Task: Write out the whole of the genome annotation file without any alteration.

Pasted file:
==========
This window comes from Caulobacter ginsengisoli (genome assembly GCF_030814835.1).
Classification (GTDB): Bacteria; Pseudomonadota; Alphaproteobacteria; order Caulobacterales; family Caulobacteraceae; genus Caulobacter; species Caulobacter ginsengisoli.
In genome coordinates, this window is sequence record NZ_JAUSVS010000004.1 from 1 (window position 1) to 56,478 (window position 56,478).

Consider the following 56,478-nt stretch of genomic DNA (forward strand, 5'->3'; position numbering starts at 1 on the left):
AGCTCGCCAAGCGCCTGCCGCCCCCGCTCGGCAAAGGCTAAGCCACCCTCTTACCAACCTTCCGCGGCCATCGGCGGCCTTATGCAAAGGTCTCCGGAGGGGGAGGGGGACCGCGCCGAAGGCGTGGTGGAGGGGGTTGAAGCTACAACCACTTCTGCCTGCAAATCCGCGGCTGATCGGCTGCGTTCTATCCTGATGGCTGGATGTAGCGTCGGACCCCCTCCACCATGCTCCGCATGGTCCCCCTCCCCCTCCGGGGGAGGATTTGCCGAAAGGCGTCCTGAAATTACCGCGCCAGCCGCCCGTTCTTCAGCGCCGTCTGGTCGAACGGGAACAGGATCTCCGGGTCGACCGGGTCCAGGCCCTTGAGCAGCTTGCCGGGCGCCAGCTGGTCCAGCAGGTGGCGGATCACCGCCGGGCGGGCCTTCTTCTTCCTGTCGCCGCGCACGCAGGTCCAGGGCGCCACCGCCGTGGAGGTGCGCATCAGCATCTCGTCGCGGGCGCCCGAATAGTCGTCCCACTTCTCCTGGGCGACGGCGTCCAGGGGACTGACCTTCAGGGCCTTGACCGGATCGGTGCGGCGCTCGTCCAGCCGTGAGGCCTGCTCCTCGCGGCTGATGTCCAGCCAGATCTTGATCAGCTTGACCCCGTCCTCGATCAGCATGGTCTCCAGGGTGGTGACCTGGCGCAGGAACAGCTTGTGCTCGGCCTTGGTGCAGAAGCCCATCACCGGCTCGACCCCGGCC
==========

This window comes from Caulobacter ginsengisoli (genome assembly GCF_030814835.1).
Classification (GTDB): Bacteria; Pseudomonadota; Alphaproteobacteria; order Caulobacterales; family Caulobacteraceae; genus Caulobacter; species Caulobacter ginsengisoli.
In genome coordinates, this window is sequence record NZ_JAUSVS010000004.1 from 1 (window position 1) to 56,478 (window position 56,478).

Consider the following 56,478-nt stretch of genomic DNA (forward strand, 5'->3'; position numbering starts at 1 on the left):
AGCTCGCCAAGCGCCTGCCGCCCCCGCTCGGCAAAGGCTAAGCCACCCTCTTACCAACCTTCCGCGGCCATCGGCGGCCTTATGCAAAGGTCTCCGGAGGGGGAGGGGGACCGCGCCGAAGGCGTGGTGGAGGGGGTTGAAGCTACAACCACTTCTGCCTGCAAATCCGCGGCTGATCGGCTGCGTTCTATCCTGATGGCTGGATGTAGCGTCGGACCCCCTCCACCATGCTCCGCATGGTCCCCCTCCCCCTCCGGGGGAGGATTTGCCGAAAGGCGTCCTGAAATTACCGCGCCAGCCGCCCGTTCTTCAGCGCCGTCTGGTCGAACGGGAACAGGATCTCCGGGTCGACCGGGTCCAGGCCCTTGAGCAGCTTGCCGGGCGCCAGCTGGTCCAGCAGGTGGCGGATCACCGCCGGGCGGGCCTTCTTCTTCCTGTCGCCGCGCACGCAGGTCCAGGGCGCCACCGCCGTGGAGGTGCGCATCAGCATCTCGTCGCGGGCGCCCGAATAGTCGTCCCACTTCTCCTGGGCGACGGCGTCCAGGGGACTGACCTTCAGGGCCTTGACCGGATCGGTGCGGCGCTCGTCCAGCCGTGAGGCCTGCTCCTCGCGGCTGATGTCCAGCCAGATCTTGATCAGCTTGACCCCGTCCTCGATCAGCATGGTCTCCAGGGTGGTGACCTGGCGCAGGAACAGCTTGTGCTCGGCCTTGGTGCAGAAGCCCATCACCGGCTCGACCCCGGCC